He returns to earth, however, He will take up the role of a judge and will
establish justice and righteousness in the earth. In view of these facts we
know that verses 3-5 constitute a prophecy concerning the second coming of our
Following this prediction we see in verses 6-9 a prophecy concerning the
lifting of the curse from the earth and of the especial results as it affects
the animal creation. Prior to man's disobedience the animals were peaceful.
After the curse fell upon the world, they became vicious and bloodthirsty.
When our Lord returns to earth to establish His reign of righteousness, He
will remove the curse as we learn from other passages, and the animals will be
gentle and will no longer have their vicious nature. Thus we know that verses
6-9 are dealing with the second coming of our Lord, or the results of His
return to earth.
Verse 10 tells us of Jerusalem and of its being the beauty spot of the whole
earth. Psalm 48 gives us a glowing description of glorified Jerusalem when our
Lord returns. Thus in these ten verses of Isaiah, chapter 11, we see the first
coming of our Lord, His return, the lifting of the curse, and His reigning in
Jerusalem, the glorified capital of the whole world.
In 11:11-12:6 Isaiah in this same sermon went back over part of this portrait
that had already been blocked out in 11:1-10. He did not touch up all of the
picture by any means. On the contrary, he added new details as we shall
In verses 11:11,12 we see the regathering of Israel for her final
establishment in the land of the fathers. According to this prediction God
puts forth His hand again the second time to regather His people who are
preserved from their world-wide dispersion. God regathered Israel after the
Babylonian captivity for the first time. There can be only one more return of
Israel to the land, which is the one here foretold. This regathering can be
none other than that which is set forth in the vision of the valley of dry
bones (Ezek., chap. 37). This regathering has already begun and will continue
until it is completed at the time of our Lord's return from heaven to
establish His reign of righteousness.
In Isaiah 11:13,14 we find a prediction that the enmity and the jealousy that
existed between the kingdoms of Judah and Israel during the period of the
divided monarchy will vanish.
In verse 14 we see that, when Israel is gathered back into her land, trouble
will arise between the Jews on the one hand and the Philistines, the Edomites,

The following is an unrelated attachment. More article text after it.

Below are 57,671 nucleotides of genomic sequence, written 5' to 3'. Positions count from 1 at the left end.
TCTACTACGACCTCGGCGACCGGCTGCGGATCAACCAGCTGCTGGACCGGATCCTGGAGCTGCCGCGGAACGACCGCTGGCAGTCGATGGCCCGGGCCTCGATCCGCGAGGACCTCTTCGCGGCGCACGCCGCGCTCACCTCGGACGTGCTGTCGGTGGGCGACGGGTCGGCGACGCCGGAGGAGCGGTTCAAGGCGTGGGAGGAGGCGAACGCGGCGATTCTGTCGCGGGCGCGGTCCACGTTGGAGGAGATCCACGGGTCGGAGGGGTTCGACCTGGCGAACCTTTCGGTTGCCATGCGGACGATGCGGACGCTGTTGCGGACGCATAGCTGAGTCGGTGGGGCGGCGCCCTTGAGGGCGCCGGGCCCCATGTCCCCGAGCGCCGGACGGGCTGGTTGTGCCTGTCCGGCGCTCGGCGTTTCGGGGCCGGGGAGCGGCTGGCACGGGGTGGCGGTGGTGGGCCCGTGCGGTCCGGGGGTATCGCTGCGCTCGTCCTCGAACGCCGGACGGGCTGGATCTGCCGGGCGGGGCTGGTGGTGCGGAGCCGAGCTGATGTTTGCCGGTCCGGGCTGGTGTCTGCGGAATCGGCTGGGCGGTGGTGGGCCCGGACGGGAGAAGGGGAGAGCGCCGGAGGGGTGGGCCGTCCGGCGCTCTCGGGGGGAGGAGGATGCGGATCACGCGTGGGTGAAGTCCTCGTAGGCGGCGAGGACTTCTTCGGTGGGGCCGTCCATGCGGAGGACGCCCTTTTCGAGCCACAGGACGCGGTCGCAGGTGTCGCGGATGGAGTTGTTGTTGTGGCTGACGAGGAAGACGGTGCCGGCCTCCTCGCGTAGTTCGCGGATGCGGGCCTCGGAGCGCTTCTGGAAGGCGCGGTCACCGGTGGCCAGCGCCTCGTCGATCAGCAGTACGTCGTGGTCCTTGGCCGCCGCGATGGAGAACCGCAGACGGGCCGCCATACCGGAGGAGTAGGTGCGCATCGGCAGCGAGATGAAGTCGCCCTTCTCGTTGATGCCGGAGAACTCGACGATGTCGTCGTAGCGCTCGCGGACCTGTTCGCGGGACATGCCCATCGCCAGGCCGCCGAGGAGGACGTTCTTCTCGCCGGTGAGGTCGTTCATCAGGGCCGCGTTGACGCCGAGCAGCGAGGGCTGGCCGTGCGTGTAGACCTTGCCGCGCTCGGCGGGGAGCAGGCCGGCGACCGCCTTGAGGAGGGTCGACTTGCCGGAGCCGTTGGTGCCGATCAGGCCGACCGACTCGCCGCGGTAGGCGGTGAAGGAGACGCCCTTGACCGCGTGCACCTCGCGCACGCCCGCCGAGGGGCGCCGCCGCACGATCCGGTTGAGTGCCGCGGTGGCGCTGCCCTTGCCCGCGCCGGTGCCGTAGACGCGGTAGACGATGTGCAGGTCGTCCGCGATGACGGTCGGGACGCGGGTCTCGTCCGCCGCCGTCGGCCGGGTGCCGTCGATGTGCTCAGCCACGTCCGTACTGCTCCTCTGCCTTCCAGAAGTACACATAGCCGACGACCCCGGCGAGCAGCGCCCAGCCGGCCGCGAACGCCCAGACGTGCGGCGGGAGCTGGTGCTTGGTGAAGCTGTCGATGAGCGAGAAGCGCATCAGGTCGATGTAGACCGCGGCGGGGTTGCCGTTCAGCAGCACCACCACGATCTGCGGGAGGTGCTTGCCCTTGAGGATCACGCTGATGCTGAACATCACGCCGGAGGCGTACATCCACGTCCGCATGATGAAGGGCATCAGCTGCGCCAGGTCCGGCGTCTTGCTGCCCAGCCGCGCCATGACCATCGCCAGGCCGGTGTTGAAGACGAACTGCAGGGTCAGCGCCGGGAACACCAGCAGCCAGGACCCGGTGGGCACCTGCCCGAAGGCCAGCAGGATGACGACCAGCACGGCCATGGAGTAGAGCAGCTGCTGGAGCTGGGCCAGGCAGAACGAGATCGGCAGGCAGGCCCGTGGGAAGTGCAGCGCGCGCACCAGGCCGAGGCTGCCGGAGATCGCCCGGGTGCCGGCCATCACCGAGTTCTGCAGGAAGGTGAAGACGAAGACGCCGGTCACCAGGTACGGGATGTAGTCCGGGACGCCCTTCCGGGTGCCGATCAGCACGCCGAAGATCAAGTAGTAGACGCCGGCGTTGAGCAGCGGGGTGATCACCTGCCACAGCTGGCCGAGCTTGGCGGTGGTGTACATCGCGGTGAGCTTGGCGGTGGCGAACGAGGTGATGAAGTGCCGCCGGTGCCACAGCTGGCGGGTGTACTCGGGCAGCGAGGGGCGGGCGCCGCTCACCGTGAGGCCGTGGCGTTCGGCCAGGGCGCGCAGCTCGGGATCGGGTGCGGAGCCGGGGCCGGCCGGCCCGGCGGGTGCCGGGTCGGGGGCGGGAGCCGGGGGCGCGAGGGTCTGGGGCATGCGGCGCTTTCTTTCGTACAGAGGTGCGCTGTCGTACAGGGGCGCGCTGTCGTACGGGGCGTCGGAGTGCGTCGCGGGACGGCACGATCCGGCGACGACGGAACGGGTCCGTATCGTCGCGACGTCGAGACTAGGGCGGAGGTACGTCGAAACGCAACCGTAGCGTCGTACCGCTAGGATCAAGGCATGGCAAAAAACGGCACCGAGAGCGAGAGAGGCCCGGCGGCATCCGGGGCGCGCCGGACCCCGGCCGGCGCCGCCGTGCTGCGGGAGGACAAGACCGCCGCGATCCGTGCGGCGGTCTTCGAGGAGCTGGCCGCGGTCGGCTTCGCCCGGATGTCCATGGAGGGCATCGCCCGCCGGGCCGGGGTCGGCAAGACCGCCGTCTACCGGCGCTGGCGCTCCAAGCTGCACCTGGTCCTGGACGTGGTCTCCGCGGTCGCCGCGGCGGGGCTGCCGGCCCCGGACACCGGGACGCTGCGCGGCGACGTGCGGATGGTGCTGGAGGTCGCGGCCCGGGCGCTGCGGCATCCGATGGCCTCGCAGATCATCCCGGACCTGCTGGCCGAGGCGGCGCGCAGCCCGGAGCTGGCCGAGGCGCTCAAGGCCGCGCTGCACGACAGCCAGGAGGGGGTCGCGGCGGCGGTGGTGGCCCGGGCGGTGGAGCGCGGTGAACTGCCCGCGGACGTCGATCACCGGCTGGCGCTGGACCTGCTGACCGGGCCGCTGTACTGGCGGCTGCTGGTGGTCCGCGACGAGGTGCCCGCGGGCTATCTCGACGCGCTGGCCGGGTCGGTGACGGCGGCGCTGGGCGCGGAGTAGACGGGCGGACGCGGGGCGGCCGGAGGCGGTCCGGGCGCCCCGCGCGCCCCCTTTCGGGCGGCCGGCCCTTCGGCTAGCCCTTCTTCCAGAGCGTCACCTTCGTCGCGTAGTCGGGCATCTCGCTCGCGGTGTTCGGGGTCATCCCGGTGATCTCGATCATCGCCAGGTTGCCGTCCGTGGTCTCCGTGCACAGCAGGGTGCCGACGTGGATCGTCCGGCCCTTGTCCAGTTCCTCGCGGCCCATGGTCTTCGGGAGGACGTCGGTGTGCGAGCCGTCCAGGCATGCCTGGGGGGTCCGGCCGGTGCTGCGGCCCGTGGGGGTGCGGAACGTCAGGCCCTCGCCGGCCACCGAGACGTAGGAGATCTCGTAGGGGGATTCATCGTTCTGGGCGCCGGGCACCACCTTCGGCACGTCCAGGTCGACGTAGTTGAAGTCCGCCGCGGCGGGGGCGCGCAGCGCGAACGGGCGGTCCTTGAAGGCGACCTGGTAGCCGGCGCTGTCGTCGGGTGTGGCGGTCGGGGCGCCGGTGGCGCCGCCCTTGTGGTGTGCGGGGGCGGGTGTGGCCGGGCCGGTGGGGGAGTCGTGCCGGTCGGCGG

the Moabites, and the children of Ammon on the other. Disturbances between the
Jews and the Arabs who have intermarried more or less with the descendants of
the Philistines, Edomites, Moabites, and Ammonites have been going on ever
since 1929. They will continue indefinitely to go on; but here is a promise
that the Jews will in the end be victorious in the struggle. In other words,
verse 14 is being partially fulfilled at the present time.
Verses 15 and 16 call attention to God's opening up a way for the Hebrews who
will be in Egypt to return to the land of their fathers. He will likewise open
up the way through the Euphrates River for those Jews who will be in
Mesopotamia to return home. He will do this for them as He did for their
ancestors when He brought them out of the land of Egypt.
Chapter 12 tells of the blessedness and joy of the Hebrew people when they are
restored to their land and are in fellowship with God, which prophecy will be
fulfilled in the Millennial Era.
From this little survey of the contents of these two chapters we can see that
11:11-12:6 constitutes an example of the law of recurrence. In Other words, in
these verses, the prophet added new details connected with the return of the
Lord which he discussed in verses 3-10 of chapter 11. This whole prophecy
would be thrown into confusion and would be unintelligible if one did not
recognize this law of recurrence. Moreover, this Scripture would contradict
other passages if one does not recognize this law. A failure to note this
principle would put the return mentioned in 11:11,12 after the Messiah has
established His reign of righteousness in Jerusalem. But we know from the
vision of the valley of dry bones (Ezek., chap. 37) that this second
restoration of the Jews begins and continues for some time in an orderly
development. Furthermore, if we do not recognize this law of recurrence, we
would have the Jews fighting with the Philistines, the Edomites, the Moabites,
and the Ammonites during the millennial reign of our Lord—which thing is an
absurdity. But, by recognizing this law of recurrence, the prediction is
indeed intelligible and has a very definite, specific meaning.
ANOTHER illustration of the law of recurrence may be found in the famous
passage regarding Gog, the prince of Rosh, Meshech, and Tubal. (See Ezekiel,
chapters 38 and 39.) Speaking in terms of the artist blocking out the portrait
of his subject, I would say that in chapter 38, Ezekiel blocked out the
portrait or picture at the first sitting. At the second sitting he filled in
more of the details as they are found in chapter 39. A failure to recognize an
example of this principle as it applies in these two chapters throws the
entire prophecy into confusion. Let us therefore look at these chapters in the
light of this principle.
In Ezekiel 38:1-6 we see a prediction of the great "northeastern confederacy"